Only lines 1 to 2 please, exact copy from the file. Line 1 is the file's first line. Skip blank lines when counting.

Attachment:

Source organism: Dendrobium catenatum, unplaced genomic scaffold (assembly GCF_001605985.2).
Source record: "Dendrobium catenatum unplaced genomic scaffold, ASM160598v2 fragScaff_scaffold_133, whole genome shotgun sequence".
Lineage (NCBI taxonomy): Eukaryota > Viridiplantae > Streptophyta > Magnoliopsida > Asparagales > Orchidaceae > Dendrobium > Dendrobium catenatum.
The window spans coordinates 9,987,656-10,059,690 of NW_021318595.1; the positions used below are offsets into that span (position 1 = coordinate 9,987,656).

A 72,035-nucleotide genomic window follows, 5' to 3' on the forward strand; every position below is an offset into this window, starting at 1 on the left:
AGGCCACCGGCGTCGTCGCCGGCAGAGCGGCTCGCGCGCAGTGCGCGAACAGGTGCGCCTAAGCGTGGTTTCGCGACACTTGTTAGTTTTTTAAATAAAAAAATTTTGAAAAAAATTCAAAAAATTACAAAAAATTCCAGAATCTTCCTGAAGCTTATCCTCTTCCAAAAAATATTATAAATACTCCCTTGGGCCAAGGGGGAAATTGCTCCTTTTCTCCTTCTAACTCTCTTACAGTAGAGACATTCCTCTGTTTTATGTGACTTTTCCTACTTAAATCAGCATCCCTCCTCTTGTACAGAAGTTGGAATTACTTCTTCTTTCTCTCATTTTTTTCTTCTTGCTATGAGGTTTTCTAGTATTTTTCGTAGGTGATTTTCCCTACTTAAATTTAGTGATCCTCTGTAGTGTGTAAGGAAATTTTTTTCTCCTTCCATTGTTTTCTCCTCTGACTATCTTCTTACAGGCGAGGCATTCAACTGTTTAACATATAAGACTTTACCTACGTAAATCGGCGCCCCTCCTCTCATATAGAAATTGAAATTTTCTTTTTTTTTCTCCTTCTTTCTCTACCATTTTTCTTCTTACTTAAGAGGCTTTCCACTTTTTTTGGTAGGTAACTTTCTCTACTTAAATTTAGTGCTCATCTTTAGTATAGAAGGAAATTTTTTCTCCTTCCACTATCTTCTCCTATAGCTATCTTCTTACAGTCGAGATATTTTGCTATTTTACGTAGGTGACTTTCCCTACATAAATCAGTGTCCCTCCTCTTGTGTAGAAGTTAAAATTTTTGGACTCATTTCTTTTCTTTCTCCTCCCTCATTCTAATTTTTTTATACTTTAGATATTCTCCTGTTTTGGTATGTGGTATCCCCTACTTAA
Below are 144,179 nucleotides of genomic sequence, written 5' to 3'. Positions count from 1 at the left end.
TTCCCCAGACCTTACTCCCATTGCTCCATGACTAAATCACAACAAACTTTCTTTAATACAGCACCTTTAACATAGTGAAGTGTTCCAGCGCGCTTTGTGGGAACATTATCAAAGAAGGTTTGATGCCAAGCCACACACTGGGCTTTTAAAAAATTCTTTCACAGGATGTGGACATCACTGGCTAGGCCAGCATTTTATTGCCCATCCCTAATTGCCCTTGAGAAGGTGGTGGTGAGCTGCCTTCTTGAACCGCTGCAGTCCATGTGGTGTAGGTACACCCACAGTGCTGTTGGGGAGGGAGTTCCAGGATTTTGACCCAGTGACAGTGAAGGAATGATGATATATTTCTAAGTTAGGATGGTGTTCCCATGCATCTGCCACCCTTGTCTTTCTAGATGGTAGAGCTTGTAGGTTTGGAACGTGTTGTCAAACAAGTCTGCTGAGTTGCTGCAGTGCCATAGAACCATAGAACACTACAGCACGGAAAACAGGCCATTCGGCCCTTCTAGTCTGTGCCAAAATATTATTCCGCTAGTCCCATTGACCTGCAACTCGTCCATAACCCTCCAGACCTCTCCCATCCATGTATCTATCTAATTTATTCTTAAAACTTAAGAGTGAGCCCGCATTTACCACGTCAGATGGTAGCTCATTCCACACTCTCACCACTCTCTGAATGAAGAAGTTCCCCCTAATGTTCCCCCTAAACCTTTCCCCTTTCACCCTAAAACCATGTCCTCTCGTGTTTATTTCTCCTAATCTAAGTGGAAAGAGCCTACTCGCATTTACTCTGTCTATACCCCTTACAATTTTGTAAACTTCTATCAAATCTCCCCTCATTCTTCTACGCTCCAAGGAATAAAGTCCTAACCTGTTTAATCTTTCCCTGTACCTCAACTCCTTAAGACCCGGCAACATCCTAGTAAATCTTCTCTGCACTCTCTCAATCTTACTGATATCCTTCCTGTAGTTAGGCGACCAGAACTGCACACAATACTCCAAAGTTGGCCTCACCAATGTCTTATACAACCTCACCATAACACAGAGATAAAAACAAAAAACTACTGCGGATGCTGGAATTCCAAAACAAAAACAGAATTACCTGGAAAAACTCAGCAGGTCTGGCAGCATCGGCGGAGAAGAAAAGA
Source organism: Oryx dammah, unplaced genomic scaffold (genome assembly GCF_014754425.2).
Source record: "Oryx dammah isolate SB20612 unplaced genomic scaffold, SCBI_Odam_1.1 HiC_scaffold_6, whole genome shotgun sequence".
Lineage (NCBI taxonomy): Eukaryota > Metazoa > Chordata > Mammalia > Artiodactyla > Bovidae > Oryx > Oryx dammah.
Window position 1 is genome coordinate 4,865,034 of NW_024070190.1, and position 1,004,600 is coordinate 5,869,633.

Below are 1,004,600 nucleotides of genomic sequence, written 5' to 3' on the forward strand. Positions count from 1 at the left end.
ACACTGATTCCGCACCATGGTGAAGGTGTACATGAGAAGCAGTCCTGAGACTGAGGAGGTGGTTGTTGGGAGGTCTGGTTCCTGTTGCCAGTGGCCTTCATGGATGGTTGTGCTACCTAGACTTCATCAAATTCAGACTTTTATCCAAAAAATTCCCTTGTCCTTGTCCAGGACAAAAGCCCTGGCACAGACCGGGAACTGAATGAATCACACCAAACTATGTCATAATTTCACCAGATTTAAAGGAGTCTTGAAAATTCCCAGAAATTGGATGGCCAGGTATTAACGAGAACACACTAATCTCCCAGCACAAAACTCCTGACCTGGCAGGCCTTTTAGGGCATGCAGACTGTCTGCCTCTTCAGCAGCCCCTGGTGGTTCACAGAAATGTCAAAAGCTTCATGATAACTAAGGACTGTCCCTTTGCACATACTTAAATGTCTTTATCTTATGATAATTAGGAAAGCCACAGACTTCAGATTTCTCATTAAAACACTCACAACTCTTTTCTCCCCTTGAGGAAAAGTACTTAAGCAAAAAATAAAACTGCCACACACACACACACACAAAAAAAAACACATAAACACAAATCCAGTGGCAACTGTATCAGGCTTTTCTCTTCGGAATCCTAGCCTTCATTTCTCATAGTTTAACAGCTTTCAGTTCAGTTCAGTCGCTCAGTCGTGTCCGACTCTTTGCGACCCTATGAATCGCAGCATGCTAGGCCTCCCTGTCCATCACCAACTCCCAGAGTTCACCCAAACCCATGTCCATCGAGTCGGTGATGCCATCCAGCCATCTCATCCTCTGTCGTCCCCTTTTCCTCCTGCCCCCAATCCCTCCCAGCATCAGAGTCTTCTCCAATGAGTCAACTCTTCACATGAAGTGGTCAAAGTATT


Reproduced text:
Source organism: Dendrobium catenatum, unplaced genomic scaffold (assembly GCF_001605985.2).
Source record: "Dendrobium catenatum unplaced genomic scaffold, ASM160598v2 fragScaff_scaffold_133, whole genome shotgun sequence".